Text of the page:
What Will Turkey's Referendum Result Mean for its Ties with Europe?

Turkish President Recep Tayyip Erdogan won a narrow victory at the weekend in a referendum that will grant him sweeping new powers, substantially strengthening his role relative to parliament and the judiciary.

But this win for a leader who has become increasingly combative in his foreign policy stances will have much wider ramifications beyond Turkey’s borders. Turkey, whose complex history has always had it balancing between Europe and the Middle East, is theoretically in the process of joining the European Union, and is locked into a fragile deal on migration with Brussels. European capitals will watch Erdogan’s next moves very closely.

Here are three ways in which the vote could change the relationship between Turkey and the continent to its west.

Migration deal under threat

A deal struck between Ankara and Brussels last year meant failed asylum seekers could be deported back from Greece to Turkey, drastically reducing the flow of people into Europe. Its political importance for the continent is enormous, in particular for Angela Merkel, who has seen criticism of her 2015 liberal refugee policy grow quieter since the numbers arriving in Germany dropped.

But The Times reports on Tuesday that European diplomats fear Erdogan will consolidate his new powers by picking fights with the EU, and might renege on the deal. That would throw a hand grenade into already explosive election seasons in France (April) and Germany (September), and could spell economic disaster for Greece.

Going separate ways

Turkey’s potential accession to the EU has looked distant for some time. But during the campaign, Erdogan hinted that the future of its membership bid could be “on the table” after the poll, leading to speculation he might call another referendum on the issue. Either way, candidates for EU access have to meet exacting standards on democracy and the rule of law.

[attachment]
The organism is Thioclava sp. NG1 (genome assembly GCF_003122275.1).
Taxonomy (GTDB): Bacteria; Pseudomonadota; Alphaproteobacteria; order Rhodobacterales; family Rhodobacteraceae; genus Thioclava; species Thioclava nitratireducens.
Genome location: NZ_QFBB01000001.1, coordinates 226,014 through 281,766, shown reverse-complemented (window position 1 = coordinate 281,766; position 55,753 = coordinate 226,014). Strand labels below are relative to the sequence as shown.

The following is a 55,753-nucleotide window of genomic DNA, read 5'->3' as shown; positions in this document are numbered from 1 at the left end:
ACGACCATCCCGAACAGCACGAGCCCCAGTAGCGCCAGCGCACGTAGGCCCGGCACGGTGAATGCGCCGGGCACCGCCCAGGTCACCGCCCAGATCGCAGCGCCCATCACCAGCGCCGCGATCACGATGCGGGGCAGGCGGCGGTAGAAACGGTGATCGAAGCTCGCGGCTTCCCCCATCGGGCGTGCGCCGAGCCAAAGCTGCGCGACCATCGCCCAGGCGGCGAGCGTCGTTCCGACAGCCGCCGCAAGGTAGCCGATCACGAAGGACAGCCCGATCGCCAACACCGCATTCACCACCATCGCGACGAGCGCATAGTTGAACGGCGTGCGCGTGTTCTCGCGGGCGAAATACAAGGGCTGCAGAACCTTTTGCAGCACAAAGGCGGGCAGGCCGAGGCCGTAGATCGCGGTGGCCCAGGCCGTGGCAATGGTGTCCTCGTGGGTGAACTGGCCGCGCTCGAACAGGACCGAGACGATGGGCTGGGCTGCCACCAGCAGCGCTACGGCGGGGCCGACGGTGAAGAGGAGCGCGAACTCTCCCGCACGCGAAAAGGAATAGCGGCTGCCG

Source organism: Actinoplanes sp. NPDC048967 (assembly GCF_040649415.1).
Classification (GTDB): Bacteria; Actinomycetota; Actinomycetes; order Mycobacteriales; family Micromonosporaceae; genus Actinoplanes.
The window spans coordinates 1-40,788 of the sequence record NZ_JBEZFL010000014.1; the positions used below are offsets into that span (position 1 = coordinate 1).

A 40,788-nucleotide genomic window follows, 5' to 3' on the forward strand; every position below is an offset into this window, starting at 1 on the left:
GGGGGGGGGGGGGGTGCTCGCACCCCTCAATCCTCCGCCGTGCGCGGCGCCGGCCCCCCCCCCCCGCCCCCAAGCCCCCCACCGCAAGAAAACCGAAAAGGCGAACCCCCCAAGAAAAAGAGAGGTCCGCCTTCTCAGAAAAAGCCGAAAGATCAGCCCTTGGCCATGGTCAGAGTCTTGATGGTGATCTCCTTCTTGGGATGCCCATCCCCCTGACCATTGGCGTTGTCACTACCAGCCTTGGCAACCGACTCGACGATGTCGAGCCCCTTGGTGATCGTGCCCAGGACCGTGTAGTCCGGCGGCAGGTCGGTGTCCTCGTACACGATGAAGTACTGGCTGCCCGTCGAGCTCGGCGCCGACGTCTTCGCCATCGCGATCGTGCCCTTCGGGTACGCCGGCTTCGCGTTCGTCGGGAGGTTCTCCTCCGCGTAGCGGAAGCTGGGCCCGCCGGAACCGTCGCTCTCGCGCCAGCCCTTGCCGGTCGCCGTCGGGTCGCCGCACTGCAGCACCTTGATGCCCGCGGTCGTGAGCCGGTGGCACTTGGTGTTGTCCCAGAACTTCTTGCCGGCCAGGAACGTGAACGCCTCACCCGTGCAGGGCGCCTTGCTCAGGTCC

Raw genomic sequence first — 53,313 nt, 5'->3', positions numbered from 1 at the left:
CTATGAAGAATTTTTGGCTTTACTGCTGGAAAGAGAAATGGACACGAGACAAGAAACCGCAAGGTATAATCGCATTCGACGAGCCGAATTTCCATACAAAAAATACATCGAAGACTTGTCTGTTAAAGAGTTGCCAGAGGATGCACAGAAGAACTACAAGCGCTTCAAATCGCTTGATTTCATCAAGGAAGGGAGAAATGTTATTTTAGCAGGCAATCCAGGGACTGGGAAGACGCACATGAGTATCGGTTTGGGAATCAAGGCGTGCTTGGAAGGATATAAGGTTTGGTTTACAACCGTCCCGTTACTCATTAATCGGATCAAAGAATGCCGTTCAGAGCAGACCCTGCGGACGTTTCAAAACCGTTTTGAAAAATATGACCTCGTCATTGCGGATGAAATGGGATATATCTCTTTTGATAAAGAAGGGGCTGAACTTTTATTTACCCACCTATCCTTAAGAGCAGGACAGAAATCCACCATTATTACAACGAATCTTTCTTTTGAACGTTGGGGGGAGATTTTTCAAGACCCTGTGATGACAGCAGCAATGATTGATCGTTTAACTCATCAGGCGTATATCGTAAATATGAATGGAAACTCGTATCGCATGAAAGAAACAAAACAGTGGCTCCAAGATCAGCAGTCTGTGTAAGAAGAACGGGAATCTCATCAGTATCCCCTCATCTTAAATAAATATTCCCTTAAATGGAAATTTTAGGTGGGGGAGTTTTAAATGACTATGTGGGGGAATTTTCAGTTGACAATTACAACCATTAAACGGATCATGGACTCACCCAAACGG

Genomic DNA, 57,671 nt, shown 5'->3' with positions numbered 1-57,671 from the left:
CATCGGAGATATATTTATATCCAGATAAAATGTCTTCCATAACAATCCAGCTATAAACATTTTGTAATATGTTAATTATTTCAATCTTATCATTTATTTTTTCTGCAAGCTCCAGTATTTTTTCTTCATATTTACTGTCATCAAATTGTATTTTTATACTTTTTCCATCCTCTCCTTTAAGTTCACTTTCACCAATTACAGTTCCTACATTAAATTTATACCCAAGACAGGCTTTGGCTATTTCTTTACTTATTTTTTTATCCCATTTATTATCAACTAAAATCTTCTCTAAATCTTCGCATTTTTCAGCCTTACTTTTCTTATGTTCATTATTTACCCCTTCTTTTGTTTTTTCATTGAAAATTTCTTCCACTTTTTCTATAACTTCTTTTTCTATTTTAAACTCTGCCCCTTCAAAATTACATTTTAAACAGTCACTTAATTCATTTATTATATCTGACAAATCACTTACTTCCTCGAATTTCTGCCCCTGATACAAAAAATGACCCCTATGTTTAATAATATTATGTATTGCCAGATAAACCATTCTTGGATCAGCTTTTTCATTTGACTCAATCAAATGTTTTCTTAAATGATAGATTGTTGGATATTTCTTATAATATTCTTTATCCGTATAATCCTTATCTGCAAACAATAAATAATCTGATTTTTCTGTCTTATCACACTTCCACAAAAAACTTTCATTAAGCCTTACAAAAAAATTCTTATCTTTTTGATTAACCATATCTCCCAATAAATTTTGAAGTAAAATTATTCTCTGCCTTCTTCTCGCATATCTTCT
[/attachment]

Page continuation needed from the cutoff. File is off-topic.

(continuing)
A significant tilt toward nationalist authoritarianism in the country could make it all but impossible for it to meet the criteria. For example, Erdogan hinted during the campaign at a plan to reinstate the death penalty, which would likely render EU accession impossible.  

This could mean Erdogan steps up relations with non-EU partners, like Vladimir Putin’s Russia. And it would send a signal that the EU, much expanded since its foundation, has a clear end point to its potential boundaries.

Divided populations

Several European countries, among them Germany, the Netherlands and Austria, have substantial Turkish populations, and divisions from the referendum have spilled over into Europe as a result. During the campaigns, Erdogan hit out at European leaders who banned or restricted rallies linked to the referendum in their countries.

Large swathes of the overseas Turkish population voted with Erdogan, including 63 percent of those in Germany. Given the anti-EU rhetoric that characterised his campaign, that could be interpreted partly as a protest against their host countries. European governments will need to get better at talking to Turks in their societies; Erdogan’s tough talk is likely only just beginning.

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